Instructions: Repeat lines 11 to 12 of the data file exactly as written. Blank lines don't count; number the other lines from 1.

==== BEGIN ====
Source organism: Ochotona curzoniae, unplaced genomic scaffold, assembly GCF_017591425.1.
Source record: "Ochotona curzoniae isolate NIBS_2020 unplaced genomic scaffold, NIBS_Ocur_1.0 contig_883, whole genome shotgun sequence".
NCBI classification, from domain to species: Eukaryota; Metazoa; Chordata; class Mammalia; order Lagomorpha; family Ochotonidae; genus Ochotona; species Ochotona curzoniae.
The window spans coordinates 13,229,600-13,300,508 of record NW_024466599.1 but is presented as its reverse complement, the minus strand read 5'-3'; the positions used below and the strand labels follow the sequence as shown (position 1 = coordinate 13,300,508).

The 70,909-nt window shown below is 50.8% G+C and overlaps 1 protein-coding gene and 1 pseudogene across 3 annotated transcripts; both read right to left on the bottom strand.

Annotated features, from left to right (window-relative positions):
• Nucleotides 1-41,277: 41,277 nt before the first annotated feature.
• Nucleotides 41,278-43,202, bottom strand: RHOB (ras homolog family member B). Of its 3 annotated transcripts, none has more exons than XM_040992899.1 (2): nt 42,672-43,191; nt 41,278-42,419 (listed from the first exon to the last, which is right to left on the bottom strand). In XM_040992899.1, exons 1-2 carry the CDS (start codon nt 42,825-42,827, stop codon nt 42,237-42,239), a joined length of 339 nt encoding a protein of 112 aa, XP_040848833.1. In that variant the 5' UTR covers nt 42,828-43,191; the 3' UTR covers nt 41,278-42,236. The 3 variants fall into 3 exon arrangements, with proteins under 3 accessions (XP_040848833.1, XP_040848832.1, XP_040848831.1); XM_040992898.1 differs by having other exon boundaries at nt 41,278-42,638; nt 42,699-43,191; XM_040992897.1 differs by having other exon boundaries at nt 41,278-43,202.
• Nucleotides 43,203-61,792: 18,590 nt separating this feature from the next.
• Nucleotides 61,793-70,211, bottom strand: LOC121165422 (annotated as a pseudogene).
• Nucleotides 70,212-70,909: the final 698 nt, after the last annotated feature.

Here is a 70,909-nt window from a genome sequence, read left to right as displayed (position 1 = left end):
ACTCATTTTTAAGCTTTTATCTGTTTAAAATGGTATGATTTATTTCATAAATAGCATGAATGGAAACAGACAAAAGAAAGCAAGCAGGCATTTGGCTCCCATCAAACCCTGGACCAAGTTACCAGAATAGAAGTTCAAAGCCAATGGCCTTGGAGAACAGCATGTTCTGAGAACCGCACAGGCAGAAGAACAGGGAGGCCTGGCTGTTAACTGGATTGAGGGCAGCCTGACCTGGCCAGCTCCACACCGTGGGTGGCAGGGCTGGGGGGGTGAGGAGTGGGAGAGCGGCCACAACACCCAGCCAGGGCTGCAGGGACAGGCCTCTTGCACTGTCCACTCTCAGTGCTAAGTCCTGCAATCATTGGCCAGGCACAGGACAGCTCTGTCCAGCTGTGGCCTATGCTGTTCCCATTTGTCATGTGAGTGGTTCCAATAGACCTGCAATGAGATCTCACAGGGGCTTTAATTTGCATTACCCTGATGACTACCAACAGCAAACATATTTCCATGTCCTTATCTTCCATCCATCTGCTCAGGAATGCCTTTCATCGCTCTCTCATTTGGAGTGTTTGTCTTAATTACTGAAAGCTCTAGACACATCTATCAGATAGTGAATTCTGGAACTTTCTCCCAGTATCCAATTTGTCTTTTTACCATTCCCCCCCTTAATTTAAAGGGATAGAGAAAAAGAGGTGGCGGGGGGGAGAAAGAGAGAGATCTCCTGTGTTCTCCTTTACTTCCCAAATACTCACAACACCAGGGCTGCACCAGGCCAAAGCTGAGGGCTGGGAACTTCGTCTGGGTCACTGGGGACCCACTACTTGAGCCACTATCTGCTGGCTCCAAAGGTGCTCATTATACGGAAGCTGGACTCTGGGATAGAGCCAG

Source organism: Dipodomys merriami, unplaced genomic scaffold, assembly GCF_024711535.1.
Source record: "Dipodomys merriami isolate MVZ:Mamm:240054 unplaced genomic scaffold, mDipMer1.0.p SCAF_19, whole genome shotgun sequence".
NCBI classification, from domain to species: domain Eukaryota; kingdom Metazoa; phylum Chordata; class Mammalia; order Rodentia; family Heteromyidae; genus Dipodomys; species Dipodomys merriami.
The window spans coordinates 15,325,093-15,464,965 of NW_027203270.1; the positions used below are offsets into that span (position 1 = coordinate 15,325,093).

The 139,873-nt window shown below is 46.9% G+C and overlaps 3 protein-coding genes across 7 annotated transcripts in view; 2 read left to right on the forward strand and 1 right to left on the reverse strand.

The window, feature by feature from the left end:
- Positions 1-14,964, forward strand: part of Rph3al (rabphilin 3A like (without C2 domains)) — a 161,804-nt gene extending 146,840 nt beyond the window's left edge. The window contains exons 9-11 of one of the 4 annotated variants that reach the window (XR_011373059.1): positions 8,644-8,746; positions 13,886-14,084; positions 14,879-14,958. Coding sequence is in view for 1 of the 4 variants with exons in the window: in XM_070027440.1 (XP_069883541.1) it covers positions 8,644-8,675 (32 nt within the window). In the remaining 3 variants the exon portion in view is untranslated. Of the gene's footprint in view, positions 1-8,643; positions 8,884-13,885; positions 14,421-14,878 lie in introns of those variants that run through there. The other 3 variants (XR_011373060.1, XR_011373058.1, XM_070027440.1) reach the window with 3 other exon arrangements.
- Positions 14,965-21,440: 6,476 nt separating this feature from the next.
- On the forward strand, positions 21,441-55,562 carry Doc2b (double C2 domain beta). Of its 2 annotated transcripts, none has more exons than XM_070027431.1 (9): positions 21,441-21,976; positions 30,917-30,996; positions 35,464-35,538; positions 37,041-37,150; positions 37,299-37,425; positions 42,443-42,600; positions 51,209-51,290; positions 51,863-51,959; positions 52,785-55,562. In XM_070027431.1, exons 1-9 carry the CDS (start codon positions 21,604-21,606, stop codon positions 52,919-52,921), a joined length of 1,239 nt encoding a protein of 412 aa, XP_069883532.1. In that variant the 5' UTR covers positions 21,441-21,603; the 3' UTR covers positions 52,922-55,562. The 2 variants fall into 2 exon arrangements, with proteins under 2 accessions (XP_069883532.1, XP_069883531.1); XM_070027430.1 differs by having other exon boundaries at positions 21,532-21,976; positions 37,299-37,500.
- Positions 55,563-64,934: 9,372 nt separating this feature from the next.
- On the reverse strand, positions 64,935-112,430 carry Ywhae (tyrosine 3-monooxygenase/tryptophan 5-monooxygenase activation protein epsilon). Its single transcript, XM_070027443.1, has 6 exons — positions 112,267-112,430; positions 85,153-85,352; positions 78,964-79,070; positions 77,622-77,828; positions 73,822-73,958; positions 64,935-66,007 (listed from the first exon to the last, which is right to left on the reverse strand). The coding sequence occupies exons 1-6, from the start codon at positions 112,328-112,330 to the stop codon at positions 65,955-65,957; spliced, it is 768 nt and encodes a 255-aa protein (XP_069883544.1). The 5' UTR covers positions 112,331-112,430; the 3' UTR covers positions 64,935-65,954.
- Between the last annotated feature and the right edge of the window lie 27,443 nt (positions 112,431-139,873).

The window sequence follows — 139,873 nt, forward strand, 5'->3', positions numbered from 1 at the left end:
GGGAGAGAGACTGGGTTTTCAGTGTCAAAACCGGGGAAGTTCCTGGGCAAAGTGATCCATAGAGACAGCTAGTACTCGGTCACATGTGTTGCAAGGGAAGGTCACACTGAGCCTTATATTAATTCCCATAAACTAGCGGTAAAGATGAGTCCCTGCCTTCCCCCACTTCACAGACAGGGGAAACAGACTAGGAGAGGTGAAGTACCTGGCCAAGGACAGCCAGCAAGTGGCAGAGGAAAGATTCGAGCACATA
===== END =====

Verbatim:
• Nucleotides 70,212-70,909: the final 698 nt, after the last annotated feature.

Here is a 70,909-nt window from a genome sequence, read left to right as displayed (position 1 = left end):